|Subject: AFR: Dili's bubble to burst as
foreigners pull out
Australian Financial Review May 7, 2002
Dili's bubble to burst as foreigners pull out
Tim Dodd in Jakarta
As East Timor prepares for a monumental independence party on May 20, the bill for the hangover - the new country's budget gap which will be paid by the international community - is looking more manageable.
Last year, international donors estimated that East Timor would need between $US154million ($286million) and $US184million to prop up its budget in the first three years of independence.
Now, the figure that will be presented to donor countries and international organisations - when they meet in Dili in 10 days to make their aid commitment - is much less.
"We expect this [the funding gap] to decrease quite substantially," said Sarah Cliff, the World Bank's East Timor country director.
The lower funding estimate has come about as calculations of the spending needs have been refined and because of increased optimism about the revenue the new government will be able to garner. The three-year funding level that the donors will be asked to commit to is expected to see the country through until it gains substantial revenue from planned Timor Gap gas fields.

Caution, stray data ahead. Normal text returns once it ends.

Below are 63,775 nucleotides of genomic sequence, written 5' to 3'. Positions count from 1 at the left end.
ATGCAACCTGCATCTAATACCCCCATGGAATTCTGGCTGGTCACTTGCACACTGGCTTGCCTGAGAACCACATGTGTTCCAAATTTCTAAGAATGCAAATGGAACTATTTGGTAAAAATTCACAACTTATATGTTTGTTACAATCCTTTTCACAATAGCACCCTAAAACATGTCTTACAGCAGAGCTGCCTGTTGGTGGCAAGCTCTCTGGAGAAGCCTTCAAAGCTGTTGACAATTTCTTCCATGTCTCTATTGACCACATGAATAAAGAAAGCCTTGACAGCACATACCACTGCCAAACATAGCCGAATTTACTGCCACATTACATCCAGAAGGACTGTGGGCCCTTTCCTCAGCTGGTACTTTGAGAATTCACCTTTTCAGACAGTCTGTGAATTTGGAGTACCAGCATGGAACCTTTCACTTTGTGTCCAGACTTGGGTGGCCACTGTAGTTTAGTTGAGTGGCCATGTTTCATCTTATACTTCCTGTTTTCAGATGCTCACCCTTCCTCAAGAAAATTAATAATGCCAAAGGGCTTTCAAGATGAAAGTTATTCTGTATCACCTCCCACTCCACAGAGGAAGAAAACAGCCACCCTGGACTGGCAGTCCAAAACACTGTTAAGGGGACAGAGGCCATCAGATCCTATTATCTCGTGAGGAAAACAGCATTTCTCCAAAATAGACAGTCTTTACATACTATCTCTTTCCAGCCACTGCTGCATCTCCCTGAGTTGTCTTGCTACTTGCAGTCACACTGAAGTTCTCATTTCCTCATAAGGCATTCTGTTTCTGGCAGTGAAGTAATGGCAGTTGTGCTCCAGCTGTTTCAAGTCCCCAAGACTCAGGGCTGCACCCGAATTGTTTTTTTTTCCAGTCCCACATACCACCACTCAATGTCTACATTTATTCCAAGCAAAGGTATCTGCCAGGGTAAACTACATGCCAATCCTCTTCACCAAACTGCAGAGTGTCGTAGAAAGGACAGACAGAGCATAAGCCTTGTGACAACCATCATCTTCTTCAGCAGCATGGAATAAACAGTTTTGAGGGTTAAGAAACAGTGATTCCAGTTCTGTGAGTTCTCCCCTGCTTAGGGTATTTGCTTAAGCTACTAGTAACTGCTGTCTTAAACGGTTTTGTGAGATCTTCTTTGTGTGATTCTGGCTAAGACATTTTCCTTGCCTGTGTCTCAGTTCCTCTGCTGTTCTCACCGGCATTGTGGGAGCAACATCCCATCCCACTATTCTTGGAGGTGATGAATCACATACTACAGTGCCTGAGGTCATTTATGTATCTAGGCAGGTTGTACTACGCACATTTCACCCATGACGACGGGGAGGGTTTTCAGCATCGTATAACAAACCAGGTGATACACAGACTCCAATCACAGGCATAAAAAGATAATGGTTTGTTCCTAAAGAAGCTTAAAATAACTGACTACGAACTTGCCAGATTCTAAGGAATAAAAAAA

But still, the first few years as an independent country will be economically tough as East Timor adjusts to the loss of the "bubble economy" driven by the thousands of foreigners who came to rebuild the country but are now mostly leaving.
Dili became an economic magnet because of the foreign spending, which was concentrated in the capital as UN staff and aid workers spent up in restaurants, bars and other service industries. The massive rebuilding program has also powered the economic bubble in Dili and the other major city of Baucau.
Now the World Bank anticipates an economic shock in these two cities with the loss of employment. "There could be a movement back to rural areas," Ms Cliff said.
The downturn is reflected in IMF projections of a 0.5 per cent contraction in East Timor's GDP this year after rampant growth of an estimated 18 per cent last year.
But over the medium term, the IMF's senior resident representative in Dili, Kadhim Al-Eyd considers growth of 4 to 6 per cent sustainable, if the legal system and government service delivery are strengthened.
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